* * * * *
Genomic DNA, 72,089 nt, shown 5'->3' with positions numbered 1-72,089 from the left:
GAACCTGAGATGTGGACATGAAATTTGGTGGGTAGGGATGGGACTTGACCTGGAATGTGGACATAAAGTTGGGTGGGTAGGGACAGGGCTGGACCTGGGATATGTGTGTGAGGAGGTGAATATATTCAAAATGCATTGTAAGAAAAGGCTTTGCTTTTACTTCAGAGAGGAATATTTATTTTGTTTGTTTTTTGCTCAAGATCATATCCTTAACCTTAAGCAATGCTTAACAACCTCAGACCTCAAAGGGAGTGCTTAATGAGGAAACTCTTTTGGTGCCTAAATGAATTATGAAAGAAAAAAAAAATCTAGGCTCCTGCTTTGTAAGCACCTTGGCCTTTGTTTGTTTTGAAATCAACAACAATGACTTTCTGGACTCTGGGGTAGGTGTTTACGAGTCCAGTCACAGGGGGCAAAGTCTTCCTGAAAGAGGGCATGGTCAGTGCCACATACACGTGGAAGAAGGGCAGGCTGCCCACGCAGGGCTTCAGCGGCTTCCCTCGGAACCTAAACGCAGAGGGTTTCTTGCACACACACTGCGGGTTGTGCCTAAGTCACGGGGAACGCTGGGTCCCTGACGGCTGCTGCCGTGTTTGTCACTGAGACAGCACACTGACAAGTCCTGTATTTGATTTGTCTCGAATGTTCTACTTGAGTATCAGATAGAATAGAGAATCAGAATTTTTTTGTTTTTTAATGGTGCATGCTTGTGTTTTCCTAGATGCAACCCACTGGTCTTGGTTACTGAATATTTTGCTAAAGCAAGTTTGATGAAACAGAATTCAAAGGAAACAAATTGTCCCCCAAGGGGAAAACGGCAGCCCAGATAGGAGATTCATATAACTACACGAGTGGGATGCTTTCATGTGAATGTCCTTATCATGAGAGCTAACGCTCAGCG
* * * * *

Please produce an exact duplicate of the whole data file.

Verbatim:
Genomic DNA, 72,089 nt, shown 5'->3' with positions numbered 1-72,089 from the left:
GAACCTGAGATGTGGACATGAAATTTGGTGGGTAGGGATGGGACTTGACCTGGAATGTGGACATAAAGTTGGGTGGGTAGGGACAGGGCTGGACCTGGGATATGTGTGTGAGGAGGTGAATATATTCAAAATGCATTGTAAGAAAAGGCTTTGCTTTTACTTCAGAGAGGAATATTTATTTTGTTTGTTTTTTGCTCAAGATCATATCCTTAACCTTAAGCAATGCTTAACAACCTCAGACCTCAAAGGGAGTGCTTAATGAGGAAACTCTTTTGGTGCCTAAATGAATTATGAAAGAAAAAAAAAATCTAGGCTCCTGCTTTGTAAGCACCTTGGCCTTTGTTTGTTTTGAAATCAACAACAATGACTTTCTGGACTCTGGGGTAGGTGTTTACGAGTCCAGTCACAGGGGGCAAAGTCTTCCTGAAAGAGGGCATGGTCAGTGCCACATACACGTGGAAGAAGGGCAGGCTGCCCACGCAGGGCTTCAGCGGCTTCCCTCGGAACCTAAACGCAGAGGGTTTCTTGCACACACACTGCGGGTTGTGCCTAAGTCACGGGGAACGCTGGGTCCCTGACGGCTGCTGCCGTGTTTGTCACTGAGACAGCACACTGACAAGTCCTGTATTTGATTTGTCTCGAATGTTCTACTTGAGTATCAGATAGAATAGAGAATCAGAATTTTTTTGTTTTTTAATGGTGCATGCTTGTGTTTTCCTAGATGCAACCCACTGGTCTTGGTTACTGAATATTTTGCTAAAGCAAGTTTGATGAAACAGAATTCAAAGGAAACAAATTGTCCCCCAAGGGGAAAACGGCAGCCCAGATAGGAGATTCATATAACTACACGAGTGGGATGCTTTCATGTGAATGTCCTTATCATGAGAGCTAACGCTCAGCG